The cloud technology is here to stay and as we move towards better connectivity and faster processing more and more of our activities will involve constant interaction with the cloud.
Whether you talk about cloud-based data or cloud-based applications, the biggest benefit of switching over to the cloud is that you need to rely less and less on a single device. For instance, if you are storing your data in the cloud it is no longer restricted to your computer, laptop or the mobile device of your choice. Provided you have the application that can access and process that data, you can access it from any device hooked to the Internet.
The same goes with applications. Long gone are the days when you had to install expensive and resource hungry applications on your desktop. Most of the cloud-based applications require just a browser and occasionally, a few plug-ins and extensions. Precisely this is why recently Google launched a browser-only laptop called Google Chromebook that is entirely browser-based. The moment you switch on the laptop, the browser is loaded automatically and every saving and processing happens in the cloud.
The cloud technology is not new. Have you been using web-based email for the past 15 years? Well, you have been using a cloud-based application. Similarly services like YouTube and Flickr save your media files in the cloud. These days even mainstream applications like Word processing, photo editing and database management, that previously used to work only on desktops, are available through their cloud-based interfaces.
Anyway, the most prevalent use of the cloud is online storage. By now you must have heard about services like Dropbox and Google Drive. These services let you save your files in the cloud with automatic syncing so that your files become available on multiple devices without you having to copy them from here today. Just imagine, you are in Beijing and while working there you store all your files in the Dropbox folder using one of the local machines. Then you go to New York, leaving the machine behind, you login to your Dropbox account and all your files are there. The same is true for Google Drive.
But just like any technology, the cloud technology comes with its own pitfalls and just like any technology, you need to take some measures to ensure the safety of your data. Here are a few things you can do to make the best use of the cloud technology:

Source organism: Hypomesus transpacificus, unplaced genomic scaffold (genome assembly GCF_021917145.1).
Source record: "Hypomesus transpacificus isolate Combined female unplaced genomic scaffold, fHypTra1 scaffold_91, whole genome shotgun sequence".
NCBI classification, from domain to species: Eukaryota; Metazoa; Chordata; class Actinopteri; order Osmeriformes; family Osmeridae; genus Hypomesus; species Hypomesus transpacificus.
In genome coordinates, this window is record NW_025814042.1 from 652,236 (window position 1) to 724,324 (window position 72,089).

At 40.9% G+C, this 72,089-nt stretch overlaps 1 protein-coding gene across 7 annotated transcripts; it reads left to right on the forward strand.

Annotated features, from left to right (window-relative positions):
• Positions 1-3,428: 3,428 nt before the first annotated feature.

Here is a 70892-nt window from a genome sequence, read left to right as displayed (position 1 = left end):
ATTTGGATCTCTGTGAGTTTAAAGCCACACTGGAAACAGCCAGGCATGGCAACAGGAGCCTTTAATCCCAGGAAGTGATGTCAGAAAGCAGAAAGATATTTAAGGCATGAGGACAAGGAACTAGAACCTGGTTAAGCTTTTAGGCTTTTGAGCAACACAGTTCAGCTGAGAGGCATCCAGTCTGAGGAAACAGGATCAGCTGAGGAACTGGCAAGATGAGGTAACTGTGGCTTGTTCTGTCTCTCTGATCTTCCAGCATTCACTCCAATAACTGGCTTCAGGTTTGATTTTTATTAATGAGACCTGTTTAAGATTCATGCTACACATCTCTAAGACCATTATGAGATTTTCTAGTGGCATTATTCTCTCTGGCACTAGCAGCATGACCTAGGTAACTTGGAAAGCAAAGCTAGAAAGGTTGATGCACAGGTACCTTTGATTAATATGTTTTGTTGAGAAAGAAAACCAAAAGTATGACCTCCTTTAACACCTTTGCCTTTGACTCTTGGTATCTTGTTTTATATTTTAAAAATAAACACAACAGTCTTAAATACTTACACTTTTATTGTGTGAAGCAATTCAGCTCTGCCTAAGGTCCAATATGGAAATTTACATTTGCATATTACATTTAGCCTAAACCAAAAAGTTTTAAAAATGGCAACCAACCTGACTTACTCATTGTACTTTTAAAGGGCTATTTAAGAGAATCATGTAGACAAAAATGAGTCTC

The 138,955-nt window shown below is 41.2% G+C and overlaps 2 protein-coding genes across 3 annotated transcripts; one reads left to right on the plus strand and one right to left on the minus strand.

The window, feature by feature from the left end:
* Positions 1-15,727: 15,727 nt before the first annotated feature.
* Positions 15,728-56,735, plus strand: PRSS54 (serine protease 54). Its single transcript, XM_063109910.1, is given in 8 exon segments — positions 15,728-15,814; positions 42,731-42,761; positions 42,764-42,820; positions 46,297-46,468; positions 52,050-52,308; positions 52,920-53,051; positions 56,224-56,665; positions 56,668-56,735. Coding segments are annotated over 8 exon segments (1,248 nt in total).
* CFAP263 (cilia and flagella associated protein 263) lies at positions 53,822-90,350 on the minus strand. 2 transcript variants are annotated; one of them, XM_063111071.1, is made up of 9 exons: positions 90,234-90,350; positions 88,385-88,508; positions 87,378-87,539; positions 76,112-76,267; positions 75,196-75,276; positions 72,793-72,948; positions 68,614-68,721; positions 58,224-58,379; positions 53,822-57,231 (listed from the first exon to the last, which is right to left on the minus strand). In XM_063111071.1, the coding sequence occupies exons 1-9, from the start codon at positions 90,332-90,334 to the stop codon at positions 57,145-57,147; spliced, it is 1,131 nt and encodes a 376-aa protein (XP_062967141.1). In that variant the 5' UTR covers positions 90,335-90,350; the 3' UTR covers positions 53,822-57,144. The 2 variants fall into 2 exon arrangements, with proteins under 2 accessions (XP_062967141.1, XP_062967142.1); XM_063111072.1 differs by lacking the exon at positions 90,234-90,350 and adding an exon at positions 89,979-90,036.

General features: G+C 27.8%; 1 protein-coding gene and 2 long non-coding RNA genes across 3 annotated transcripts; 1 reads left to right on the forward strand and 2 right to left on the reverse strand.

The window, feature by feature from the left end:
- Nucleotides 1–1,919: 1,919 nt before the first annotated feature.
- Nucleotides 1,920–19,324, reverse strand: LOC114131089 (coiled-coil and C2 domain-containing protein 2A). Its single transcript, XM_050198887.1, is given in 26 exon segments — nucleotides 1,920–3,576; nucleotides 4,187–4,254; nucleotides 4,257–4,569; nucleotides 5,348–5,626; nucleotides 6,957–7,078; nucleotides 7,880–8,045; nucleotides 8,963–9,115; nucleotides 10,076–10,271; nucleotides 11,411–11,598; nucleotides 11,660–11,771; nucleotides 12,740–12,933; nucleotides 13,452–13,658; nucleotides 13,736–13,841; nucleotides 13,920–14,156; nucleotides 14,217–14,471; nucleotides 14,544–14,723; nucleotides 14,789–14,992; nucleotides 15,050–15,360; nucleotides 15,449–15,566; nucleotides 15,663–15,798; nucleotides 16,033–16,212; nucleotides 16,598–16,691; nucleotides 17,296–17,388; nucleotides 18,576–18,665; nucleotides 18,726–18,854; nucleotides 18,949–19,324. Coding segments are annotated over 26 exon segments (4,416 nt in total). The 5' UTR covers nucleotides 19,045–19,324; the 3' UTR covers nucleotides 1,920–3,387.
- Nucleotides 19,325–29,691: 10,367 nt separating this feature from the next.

Take backups regularly, in fact multiple backups
Just because you have uploaded all your precious files and images and videos to Dropbox, Google Drive, iCloud or one of the Amazon services it does not mean you can forget about them and live a peaceful existence. Recently one of the senior Wire magazine writers lost all his data that he had stored in the cloud when his accounts were hacked. Known people are more prone to being hacked because, well, they are known, but it does not mean that you cannot be a target of hacking. And it is not just about hiking, a catastrophe can happen at their data centres and you may lose all the files and you may never recover them if you have not backed them up. Most of the cloud backup services are quite inexpensive so you can use multiple services to backup your data. If possible you should also routinely backup your data locally in a USB drive.
Spread your data across multiple regions
Data centers can be prone to natural disasters. They can be hit by hurricanes, floods and earthquakes. They can also be affected by regional strives such as wars and social unrest. So if you have mission-critical data it is advisable that you use different cloud services to host an backup your data and make sure that these services are situated in various parts of the country, and preferably, in various parts of the globe.
Use stronger passwords
Also, do not use the same password, and if you can manage, not even the same email ID to manage your multiple cloud-based data backup services simply because in case test one email ID is hacked, the hacker will be able to access all your backups.
These are the basic measures you can take to keep your data safe and secure in the cloud.
You may also like to read How to create a strong password and remember it.